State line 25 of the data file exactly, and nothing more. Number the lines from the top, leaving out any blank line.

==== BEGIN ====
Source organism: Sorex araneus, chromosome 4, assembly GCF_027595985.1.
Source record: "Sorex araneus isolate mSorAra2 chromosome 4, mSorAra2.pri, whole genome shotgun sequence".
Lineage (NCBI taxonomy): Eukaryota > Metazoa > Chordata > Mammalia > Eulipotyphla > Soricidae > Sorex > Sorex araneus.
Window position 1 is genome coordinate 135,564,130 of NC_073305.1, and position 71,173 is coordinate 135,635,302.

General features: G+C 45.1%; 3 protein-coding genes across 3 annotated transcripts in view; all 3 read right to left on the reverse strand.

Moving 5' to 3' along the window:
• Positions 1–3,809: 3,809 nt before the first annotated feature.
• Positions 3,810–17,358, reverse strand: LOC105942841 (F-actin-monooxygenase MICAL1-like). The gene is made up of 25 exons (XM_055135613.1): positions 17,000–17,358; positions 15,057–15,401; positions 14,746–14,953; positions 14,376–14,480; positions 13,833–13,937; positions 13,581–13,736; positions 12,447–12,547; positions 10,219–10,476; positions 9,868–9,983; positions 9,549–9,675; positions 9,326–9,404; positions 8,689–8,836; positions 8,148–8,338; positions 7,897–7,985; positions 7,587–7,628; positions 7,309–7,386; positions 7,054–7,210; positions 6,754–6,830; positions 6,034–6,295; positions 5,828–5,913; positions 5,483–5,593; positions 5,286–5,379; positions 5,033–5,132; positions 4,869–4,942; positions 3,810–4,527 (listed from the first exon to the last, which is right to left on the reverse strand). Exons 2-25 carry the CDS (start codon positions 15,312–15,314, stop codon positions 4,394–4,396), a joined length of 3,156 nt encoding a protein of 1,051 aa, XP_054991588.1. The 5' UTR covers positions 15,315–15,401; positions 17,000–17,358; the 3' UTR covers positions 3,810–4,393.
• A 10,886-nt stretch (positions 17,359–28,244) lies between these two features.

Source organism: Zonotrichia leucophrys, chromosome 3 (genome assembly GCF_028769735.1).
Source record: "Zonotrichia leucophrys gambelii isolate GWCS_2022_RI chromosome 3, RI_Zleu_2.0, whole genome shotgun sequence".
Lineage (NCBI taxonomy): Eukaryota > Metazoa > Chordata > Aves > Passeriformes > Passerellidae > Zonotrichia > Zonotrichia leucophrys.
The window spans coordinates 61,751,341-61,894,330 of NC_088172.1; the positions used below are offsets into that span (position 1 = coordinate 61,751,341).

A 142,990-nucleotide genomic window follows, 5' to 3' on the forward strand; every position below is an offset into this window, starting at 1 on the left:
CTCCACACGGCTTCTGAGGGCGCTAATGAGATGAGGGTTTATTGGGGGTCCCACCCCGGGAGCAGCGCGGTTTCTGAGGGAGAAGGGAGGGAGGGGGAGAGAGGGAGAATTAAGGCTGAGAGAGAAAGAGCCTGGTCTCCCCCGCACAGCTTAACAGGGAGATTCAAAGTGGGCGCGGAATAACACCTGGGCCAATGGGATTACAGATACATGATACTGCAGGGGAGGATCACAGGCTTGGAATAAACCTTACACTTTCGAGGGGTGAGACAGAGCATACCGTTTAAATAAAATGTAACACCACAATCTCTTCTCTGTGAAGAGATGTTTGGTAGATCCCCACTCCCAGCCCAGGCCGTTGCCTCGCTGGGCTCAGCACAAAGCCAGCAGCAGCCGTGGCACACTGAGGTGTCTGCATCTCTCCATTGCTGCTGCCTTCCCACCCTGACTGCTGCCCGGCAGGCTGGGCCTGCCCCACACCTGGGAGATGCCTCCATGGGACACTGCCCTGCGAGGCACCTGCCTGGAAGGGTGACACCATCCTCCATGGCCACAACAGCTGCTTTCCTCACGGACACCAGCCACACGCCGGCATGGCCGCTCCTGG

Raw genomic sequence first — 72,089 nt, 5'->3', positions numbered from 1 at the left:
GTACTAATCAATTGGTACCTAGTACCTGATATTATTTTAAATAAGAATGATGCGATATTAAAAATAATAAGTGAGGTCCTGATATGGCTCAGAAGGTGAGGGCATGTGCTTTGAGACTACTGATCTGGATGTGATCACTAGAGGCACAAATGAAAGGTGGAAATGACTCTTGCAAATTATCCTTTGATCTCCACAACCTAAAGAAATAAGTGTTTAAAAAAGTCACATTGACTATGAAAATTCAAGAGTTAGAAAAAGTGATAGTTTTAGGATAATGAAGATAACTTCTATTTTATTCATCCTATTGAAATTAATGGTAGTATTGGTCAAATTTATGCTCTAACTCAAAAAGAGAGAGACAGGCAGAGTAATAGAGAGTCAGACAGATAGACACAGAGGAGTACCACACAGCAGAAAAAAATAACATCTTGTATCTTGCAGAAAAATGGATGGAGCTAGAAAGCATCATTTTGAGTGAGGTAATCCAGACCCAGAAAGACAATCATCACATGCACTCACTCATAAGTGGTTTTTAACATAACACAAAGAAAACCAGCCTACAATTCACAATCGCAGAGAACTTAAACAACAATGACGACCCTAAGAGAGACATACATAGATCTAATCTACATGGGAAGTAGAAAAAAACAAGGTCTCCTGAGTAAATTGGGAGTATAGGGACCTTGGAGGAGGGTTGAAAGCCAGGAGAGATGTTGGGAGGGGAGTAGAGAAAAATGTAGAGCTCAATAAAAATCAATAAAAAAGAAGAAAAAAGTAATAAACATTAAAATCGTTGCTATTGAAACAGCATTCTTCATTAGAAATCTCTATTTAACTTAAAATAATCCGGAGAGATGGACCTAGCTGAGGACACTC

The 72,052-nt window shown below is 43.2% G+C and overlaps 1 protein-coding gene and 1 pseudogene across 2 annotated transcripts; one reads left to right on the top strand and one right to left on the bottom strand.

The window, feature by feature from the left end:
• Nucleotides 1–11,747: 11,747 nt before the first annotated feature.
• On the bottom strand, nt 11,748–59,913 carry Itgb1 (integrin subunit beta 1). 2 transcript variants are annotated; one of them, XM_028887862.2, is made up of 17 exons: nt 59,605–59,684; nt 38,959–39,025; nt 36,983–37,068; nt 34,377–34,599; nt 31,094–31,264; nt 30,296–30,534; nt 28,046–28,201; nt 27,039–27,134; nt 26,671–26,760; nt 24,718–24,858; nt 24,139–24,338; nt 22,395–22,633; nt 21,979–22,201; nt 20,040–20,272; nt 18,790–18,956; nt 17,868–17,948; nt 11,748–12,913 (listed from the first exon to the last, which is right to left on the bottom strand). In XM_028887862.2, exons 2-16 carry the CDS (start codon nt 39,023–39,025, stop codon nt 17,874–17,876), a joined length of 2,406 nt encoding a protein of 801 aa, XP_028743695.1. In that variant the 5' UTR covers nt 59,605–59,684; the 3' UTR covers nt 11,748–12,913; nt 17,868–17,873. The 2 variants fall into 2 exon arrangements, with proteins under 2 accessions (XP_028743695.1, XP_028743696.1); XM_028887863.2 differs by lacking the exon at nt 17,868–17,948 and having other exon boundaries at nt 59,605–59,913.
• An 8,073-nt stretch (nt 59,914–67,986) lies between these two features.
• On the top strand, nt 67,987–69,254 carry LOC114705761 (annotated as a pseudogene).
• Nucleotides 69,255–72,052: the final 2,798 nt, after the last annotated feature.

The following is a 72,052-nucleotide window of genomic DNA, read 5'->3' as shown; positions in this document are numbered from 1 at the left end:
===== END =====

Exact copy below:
The following is a 72,052-nucleotide window of genomic DNA, read 5'->3' as shown; positions in this document are numbered from 1 at the left end: